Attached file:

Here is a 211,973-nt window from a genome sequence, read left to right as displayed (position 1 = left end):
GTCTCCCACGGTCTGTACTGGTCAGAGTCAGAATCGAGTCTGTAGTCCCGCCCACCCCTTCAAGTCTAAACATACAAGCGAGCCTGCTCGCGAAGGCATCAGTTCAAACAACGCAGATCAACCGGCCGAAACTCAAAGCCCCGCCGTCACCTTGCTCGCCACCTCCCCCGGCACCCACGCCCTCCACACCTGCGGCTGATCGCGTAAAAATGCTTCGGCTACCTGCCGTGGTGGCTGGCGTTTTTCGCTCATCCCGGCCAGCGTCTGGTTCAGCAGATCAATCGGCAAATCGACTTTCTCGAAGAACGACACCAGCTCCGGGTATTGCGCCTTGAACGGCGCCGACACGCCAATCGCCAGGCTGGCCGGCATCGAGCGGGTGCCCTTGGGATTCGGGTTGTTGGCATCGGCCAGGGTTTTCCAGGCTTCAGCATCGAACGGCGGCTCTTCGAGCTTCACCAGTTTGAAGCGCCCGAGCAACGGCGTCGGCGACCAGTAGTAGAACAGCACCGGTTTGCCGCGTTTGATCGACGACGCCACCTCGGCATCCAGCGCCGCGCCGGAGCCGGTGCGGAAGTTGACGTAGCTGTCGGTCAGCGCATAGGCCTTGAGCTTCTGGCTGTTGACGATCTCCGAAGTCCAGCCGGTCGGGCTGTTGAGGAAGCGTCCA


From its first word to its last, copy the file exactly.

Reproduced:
Here is a 211,973-nt window from a genome sequence, read left to right as displayed (position 1 = left end):
GTCTCCCACGGTCTGTACTGGTCAGAGTCAGAATCGAGTCTGTAGTCCCGCCCACCCCTTCAAGTCTAAACATACAAGCGAGCCTGCTCGCGAAGGCATCAGTTCAAACAACGCAGATCAACCGGCCGAAACTCAAAGCCCCGCCGTCACCTTGCTCGCCACCTCCCCCGGCACCCACGCCCTCCACACCTGCGGCTGATCGCGTAAAAATGCTTCGGCTACCTGCCGTGGTGGCTGGCGTTTTTCGCTCATCCCGGCCAGCGTCTGGTTCAGCAGATCAATCGGCAAATCGACTTTCTCGAAGAACGACACCAGCTCCGGGTATTGCGCCTTGAACGGCGCCGACACGCCAATCGCCAGGCTGGCCGGCATCGAGCGGGTGCCCTTGGGATTCGGGTTGTTGGCATCGGCCAGGGTTTTCCAGGCTTCAGCATCGAACGGCGGCTCTTCGAGCTTCACCAGTTTGAAGCGCCCGAGCAACGGCGTCGGCGACCAGTAGTAGAACAGCACCGGTTTGCCGCGTTTGATCGACGACGCCACCTCGGCATCCAGCGCCGCGCCGGAGCCGGTGCGGAAGTTGACGTAGCTGTCGGTCAGCGCATAGGCCTTGAGCTTCTGGCTGTTGACGATCTCCGAAGTCCAGCCGGTCGGGCTGTTGAGGAAGCGTCCA